There are certain situations in life that can lead us into a hole of darkness that is so deep, we can’t even imagine ever climbing out of it and once again seeing light.
Walking the difficult path of IVF to reach my dream of motherhood was one of these situations. What I hadn’t realized at the time was that I was not alone in that deep dark hole. My husband and our marriage were down there in that emotional ditch, crouched right beside me. To support me, yes. but mostly just suffering-scared, trembling, and struggling as I was.
My husband was incredibly supportive as we embarked on the IVF road, went through the entire process and had our first child. But then we decided we wanted another child. The decision alone can be extremely stressful to each as an individual and together as a couple when you both already know that IVF is your only available option.
It was after my third IVF cycle which ended in the stillbirth, at 39 weeks, of our beloved daughter Isabelle. Or maybe it was the fourth IVF attempt shortly after which ended in miscarriage… and in which my RE and husband were trying to talk to me out of getting pregnant again so fast… We had already been through so much to have our first IVF baby, we thought we were strong enough as individuals and as a couple to withstand the weight of any amount of grief and walk together, arm in arm in the direction of healing. But the cracks in our relationship began to show.
I grieved in my way and my husband grieved in his. I fell in a deep depression and was so selfish thinking about how to heal my own pain, that I forgot my loved ones around me and they were also suffering. My husband started to drink wine on a daily basis to run away from his pain. The overwhelming anger and sadness instead of bringing us closer together, drew a huge wedge between us. We went days without speaking… We were so far apart that divorce seemed to be the only road left for our relationship to go in.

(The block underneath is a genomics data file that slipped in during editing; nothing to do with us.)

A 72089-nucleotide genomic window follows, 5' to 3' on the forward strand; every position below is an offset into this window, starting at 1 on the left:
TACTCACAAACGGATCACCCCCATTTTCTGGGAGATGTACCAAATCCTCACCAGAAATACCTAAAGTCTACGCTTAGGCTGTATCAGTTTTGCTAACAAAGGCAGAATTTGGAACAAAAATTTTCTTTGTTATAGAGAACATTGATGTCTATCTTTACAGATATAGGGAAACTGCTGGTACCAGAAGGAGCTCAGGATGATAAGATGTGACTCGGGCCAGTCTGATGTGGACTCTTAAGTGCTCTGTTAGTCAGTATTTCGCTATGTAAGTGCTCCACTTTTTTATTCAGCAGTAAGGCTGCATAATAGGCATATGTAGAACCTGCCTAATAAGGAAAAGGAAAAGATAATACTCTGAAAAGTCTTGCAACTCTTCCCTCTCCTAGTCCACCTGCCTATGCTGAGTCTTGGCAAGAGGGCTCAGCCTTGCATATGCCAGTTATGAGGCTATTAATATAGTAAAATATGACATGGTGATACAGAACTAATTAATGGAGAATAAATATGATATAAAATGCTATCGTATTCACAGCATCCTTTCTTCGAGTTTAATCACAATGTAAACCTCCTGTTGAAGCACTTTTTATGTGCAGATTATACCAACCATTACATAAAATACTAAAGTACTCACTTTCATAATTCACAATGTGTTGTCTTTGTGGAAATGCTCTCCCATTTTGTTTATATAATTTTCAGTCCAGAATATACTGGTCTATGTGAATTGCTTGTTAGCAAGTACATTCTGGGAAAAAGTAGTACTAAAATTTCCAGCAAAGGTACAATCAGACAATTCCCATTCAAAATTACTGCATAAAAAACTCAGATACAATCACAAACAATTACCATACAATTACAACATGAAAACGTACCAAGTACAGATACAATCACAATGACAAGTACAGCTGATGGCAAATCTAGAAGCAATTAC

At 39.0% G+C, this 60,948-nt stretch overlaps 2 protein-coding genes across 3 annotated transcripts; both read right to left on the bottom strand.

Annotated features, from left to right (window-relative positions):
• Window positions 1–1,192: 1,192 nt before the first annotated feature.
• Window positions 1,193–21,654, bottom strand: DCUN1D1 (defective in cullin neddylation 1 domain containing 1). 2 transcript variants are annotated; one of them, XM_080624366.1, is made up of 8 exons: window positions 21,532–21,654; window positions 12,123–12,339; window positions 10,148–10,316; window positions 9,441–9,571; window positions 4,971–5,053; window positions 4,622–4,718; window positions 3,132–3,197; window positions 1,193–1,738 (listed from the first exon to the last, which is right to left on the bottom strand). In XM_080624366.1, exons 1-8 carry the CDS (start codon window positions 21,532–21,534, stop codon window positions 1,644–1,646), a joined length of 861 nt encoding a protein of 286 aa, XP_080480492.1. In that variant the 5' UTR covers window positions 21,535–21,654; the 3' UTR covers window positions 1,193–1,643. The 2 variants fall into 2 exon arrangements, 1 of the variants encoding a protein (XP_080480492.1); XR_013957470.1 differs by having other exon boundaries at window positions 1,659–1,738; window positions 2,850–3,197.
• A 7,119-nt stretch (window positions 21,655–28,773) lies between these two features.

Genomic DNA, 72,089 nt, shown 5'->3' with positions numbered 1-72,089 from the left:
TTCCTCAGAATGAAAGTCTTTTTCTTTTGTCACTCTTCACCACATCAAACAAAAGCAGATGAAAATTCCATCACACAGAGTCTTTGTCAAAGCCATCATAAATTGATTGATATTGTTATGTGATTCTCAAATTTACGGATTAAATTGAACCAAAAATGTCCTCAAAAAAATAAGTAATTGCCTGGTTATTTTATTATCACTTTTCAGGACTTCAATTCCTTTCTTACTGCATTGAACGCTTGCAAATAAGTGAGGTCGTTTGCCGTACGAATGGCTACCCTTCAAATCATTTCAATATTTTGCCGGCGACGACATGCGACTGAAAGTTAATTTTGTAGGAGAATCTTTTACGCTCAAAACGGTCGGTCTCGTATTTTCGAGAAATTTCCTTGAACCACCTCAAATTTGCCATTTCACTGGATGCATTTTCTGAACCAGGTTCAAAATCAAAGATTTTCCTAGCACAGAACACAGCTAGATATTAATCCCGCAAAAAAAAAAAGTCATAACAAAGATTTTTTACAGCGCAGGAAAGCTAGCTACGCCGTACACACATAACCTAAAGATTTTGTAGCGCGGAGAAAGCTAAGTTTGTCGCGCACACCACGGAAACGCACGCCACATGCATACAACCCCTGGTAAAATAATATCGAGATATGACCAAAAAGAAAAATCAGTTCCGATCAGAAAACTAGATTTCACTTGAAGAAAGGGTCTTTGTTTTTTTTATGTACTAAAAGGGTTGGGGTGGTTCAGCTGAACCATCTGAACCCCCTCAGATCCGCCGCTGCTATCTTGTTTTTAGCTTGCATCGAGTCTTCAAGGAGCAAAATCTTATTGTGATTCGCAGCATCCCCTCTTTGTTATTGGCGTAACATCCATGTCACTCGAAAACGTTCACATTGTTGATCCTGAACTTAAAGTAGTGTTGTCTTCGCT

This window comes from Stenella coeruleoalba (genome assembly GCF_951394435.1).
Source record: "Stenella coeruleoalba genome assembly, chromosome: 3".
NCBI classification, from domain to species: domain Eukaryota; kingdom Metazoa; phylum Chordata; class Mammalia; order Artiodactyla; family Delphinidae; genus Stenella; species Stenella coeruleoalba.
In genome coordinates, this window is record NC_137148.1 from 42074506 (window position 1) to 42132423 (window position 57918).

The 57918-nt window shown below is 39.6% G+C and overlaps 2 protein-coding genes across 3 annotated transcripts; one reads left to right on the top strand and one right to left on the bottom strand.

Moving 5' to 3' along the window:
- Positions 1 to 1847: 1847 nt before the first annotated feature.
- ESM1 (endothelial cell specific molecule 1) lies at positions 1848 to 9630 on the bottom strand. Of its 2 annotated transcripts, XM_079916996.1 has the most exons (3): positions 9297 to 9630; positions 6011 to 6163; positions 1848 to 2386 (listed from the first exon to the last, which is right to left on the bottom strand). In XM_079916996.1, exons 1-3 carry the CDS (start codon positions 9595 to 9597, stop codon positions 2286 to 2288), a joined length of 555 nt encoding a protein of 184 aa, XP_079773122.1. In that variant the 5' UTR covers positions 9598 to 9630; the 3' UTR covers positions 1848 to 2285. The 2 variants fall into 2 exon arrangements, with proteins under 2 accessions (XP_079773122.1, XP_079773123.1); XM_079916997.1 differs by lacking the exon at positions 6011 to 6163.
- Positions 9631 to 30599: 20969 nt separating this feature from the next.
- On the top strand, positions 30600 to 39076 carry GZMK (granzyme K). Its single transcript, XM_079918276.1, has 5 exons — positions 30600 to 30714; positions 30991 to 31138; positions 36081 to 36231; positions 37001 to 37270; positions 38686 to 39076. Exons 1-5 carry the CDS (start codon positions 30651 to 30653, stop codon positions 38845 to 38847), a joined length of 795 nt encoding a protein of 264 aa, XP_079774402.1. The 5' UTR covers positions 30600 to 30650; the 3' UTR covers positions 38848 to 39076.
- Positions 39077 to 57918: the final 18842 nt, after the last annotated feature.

On the verge of signing the papers to dissolve our marriage, we talked. Finally instead of blaming, accusing and debated, we talked. We both realized that the mutual love was not only still there, but possibly even stronger than it had been before the tragedies. It wasn’t the matter of giving our relationship another chance as much as making the unified decision to shift our negative thoughts and energies to opening our minds to better understand what each other was dealing with even if we didn’t always share those feelings.
Once I truly felt that my body had healed and we both truly believed that our relationship had healed, we decided, together, that we were ready to try for a sibling for our daughter Eliyah.
This, our fifth IVF brought us our daughter Maya: A baby truly conceived in love, our renewed love, (even if assisted by modern medicine)
IVF brought us a lot of obstacles in our relationship between baby bumps, as it does for many couples. We are still together, going strong, with a passion to support other women and couples in the world who are walking that dark, often lonely path that we ourselves had walked. We are both passionate about helping them see that even the most difficult times in our lives, maybe especially the most difficult times in our lives, can leave incredible blessings behind, if only we can get past the hurt and open our minds and hearts and allow them to be revealed to us.